Nakajima Ki-27b Nate
Personal mount of Lt. Shūichi Gonda
2nd Chutai, 17th Sentai, Imperial Japanese Army Air Force
Despite being obsolete, poorly armed and somewhat slow, Nakajima's Ki-27 played a significant role in the Japanese offensives of late 1941 and early 1942.
The unusually large white ring around the fuselage Hinomaru was peculiar to the 17th Sentai during the Malayan campaign. The official explanation was that it was an experiment to test positive identification whilst flying against an enemy that also had national markings that featured a red dot at their centre. Unofficially, it was an acknowledgement that friendly fire (especially from anti-aircraft gunners) was a potential issue. Whatever the case, it was soon abandoned after the fall of Singapore.
This Ki-27b of the 9th Sentai was the personal mount of Lt. Shūichi Gonda, who scored 3 air-to-air kills during the Malayan campaign in this aircraft (the kills markings can be seen to the right of the Hinomaru in the port side). They were a Bristol Blenheim and a Handley-Page Hampden (both RAF) and a RAAF Brewster Buffalo. He went on to a total score of 15, the remainder of his kills being scored whilst flying the Ki-43 in Burma.
Before Japan's December, 1941 offensives, Nakajima's Ki-43 Oscar was rapidly replacing the Ki-27 in front line service. The Ki-43 was essentially a re-engined and updated Ki-27 powered by the liquid-cooled Ha-40, a Daimler Benz DB601 clone. The Ki-43-11 was powered by the Ha-140 (DB605 equivalent) and the Ki-43-111 used the Ha-240 (a licence-built DB603).
I'm imagining a scenario where the Philippine Air Force has a more modernized fleet from the early 2000s instead of the OTL 2010s in which F/A-18 Hornets, Cobras, and Blackhawks flies the skies above the archipelago.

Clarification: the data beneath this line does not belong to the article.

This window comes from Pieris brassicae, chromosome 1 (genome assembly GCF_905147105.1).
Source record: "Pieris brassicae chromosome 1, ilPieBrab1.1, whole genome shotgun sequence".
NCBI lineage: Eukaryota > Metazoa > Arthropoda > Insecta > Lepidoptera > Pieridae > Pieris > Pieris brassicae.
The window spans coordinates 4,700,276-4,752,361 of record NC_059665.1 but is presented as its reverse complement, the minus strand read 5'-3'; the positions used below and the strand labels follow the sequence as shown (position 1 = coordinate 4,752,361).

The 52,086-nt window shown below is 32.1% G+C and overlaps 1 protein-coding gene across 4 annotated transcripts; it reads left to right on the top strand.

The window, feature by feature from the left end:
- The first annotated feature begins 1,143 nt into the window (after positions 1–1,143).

This is more based on the anti-racist protests around the world
Ol' Black and Blues' F-16C Spitfire
Grumman F-16C Spitfire
a/c 61, Ann “K”/Bonnie “B” II
619th Fighter Squadron
Personal mount of Capt. Charles Williams
Udon, Siam, April 1946
Following the August, 1944 Separate Peace/Great Betrayal that ended the war in Western Europe, the segregated 332nd Fighter Group, was disbanded in late September. The men and women of the Tuskegee Airmen were returned to the U.S. and consolidated in the 477th Composite Group (The Ol' Black and Blues), which included:
- the 616th Bomber Squadron (The Blue Bruisers) flying B-25Ds
- the 617th Liaison Squadron (The Black Eagles) with the Piper L-4 Cub and UC-61A Argus
- the 618th (The Black Panthers) and
- and 619th (The Alabama Blues) Fighter Squadrons flying Grumman P-50K Spitfires and the
- 619th Transport Squadron (The Flying Blues Train) with the Douglas C-47A Skytrains
Although USAAF brass wanted to either shut-down the 447th or keep them as a dead-end training unit, political pressure forced them to accept a combat role for the unit. In January, 1945, the Group was re-organised as the 4th Air commando Group, destined to serve in South-East Asia whilst the other 3 Air Commando Groups were moved forward to participate in the invasion of Japan.
Under the command of Colonel Benjamin Oliver Davis, Jr, a decorated veteran of the Red Tails, the 4th Air Commando Group had to fight hard to achieve equality, recognition and equipment. In this context, the issuing of Grumman F-16B and C Spitfires to the Group was meant to be a slap in the face. Despite the type's excellent qualities, the American-built Spitfires had always been treated with suspicion within the USAAF and the 200 F-16B and C models were unwanted by the commanders tasked with invading Japan (the successful adopted of the Grumman F-16A Spitfire being little appreciated). The 50 F-16Bs were photo-reconnaissance/fighter-bomber versions of the P-50N (Grumman Spitfire F.36) and the 150 F-16Cs were similar, but featuring the contra-rotating propeller arrangement developed for the Kaiser FK-1 Rapier. After its taming the mechanical difficulty, the 4th Air Commando was the only unit to take the F-16C into action (the F-16Bs being used purely for training). The other squadrons were also gradually modernised before deploying to Asia, equipping with B-25H Mitchells, L-5E Sentinels, UC-64A Norsmen and C-47B Dakotas. However, unlike the other 3 Air Commando Groups, the flying units of the 4th were not given the Air Commando Squadron title.